Even as the U.S. Navy acknowledged for the first time publicly that its aviators have seen and recorded videos of unidentified flying objects, the official spokesperson made sure not to use the term UFOs. Instead, the spokesperson for the deputy chief of naval operations for information warfare, Joseph Gradisher, calls them “unidentified aerial phenomena” or UAPs.
“That’s because we want to destigmatize the reporting for our aviators, so they don’t hesitate to tell us what they have seen,” Gradisher told Law&Crime Network. “Our aviators are not above ribbing the pilots who have spotted something that cannot be identified,” he said.
Earlier this month, Gradisher first confirmed to The Black Vault – a massive online repository of government documents – the authenticity of three U.S. Navy videos which show unidentified objects making unique aerial maneuvers. Two of the videos were recorded in 2015; the first one, titled “Gimbal,” was captured by a Navy fighter jet from the nuclear aircraft carrier USS Theodore Roosevelt, off the eastern seaboard, near the Florida coast. The second one, titled “Go Fast,” occurred off the East Coast and was taken by a U.S. Navy F/A-18 Super Hornet using the Raytheon ATFLIR Pod that was being operated by a highly trained aerial observer and weapons operator whom the government had spent millions of dollars to train. A third video, titled “FLIR 1,” was captured by a U.S. Navy F/A-18 Super Hornet, present at the 2004 Nimitz incident off the coast of San Diego.
“They don’t know what they are,” said John Greenewald, the founder of The Black Vault, during an interview on the Brian Ross Investigates program on the Law&Crime Network. “The idea that if you report a UFO, you’re some kind of crazy guy; they want that to go away,” said Greenewald, who has been tracking purported UFO sightings since he was 15. “They want the men and women who are bravely flying in our skies to not feel bad if they see something they can’t identify,” he added.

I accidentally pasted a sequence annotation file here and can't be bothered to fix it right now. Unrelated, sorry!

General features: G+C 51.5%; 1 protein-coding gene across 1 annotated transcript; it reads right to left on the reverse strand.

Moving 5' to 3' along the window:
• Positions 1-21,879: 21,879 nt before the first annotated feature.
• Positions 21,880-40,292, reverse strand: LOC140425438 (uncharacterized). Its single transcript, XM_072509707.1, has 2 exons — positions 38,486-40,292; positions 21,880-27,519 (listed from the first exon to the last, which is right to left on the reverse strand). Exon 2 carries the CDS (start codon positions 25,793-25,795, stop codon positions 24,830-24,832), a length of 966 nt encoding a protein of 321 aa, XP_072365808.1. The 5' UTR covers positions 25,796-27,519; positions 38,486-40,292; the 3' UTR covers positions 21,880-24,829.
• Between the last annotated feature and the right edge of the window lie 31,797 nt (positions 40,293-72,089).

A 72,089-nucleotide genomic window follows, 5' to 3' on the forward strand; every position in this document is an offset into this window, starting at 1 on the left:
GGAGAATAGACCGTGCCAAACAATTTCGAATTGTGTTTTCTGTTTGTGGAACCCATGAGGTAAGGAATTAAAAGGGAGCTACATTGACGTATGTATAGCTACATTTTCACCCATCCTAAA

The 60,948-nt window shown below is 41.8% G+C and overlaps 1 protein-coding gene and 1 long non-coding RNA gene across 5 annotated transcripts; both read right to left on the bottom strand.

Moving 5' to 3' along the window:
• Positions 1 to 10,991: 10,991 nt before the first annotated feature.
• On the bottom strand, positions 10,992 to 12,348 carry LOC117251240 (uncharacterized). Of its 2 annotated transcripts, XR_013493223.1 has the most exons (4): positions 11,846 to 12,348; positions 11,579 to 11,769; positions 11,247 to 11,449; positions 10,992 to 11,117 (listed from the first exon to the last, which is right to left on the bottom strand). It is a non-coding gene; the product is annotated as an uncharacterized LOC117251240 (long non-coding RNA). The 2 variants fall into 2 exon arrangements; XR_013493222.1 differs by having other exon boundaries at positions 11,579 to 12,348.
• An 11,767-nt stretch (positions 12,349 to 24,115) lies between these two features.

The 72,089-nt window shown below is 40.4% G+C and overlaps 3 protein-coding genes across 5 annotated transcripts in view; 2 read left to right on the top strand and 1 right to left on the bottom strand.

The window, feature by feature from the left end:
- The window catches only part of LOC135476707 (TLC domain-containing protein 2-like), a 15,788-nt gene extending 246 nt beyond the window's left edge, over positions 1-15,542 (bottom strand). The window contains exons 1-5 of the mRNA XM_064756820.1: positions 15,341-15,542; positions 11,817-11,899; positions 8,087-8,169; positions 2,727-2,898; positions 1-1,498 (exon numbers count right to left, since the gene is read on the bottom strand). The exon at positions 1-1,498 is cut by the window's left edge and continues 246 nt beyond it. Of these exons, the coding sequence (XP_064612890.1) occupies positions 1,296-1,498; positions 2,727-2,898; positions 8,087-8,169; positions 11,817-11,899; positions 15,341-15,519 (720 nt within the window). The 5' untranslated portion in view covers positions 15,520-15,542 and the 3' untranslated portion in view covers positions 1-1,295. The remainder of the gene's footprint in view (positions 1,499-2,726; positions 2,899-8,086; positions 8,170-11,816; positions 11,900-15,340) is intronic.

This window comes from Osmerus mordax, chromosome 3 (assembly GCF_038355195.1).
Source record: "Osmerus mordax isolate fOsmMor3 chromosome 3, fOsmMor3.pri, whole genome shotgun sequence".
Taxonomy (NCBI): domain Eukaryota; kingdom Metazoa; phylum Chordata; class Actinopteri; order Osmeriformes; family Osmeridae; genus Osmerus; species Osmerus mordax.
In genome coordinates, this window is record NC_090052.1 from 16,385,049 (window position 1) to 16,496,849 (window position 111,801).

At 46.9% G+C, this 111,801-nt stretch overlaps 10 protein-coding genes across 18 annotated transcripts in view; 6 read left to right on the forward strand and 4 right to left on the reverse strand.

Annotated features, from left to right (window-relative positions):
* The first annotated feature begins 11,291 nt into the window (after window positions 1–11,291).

Raising the question of what else has been sighted over the years, Navy spokesperson, Gradisher said that there continue to be sightings of “incursions in our training areas which affect the safety of our aviators and the security of our operations.”
But Greenewald from The Black Vault says the Navy continues to classify other sightings. “There’s a lot more to this. How many more? They won’t go on the record,” he said on the program.
The three videos were released by the To the Stars Academy of Sciences in 2017 and 2018, and triggered extensive speculation from believers and skeptics alike. The recent confirmation by the US Navy that the objects are indeed “unidentified,” has only added to the debate.
Watch the full video below:
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[image via/To the Stars Academy]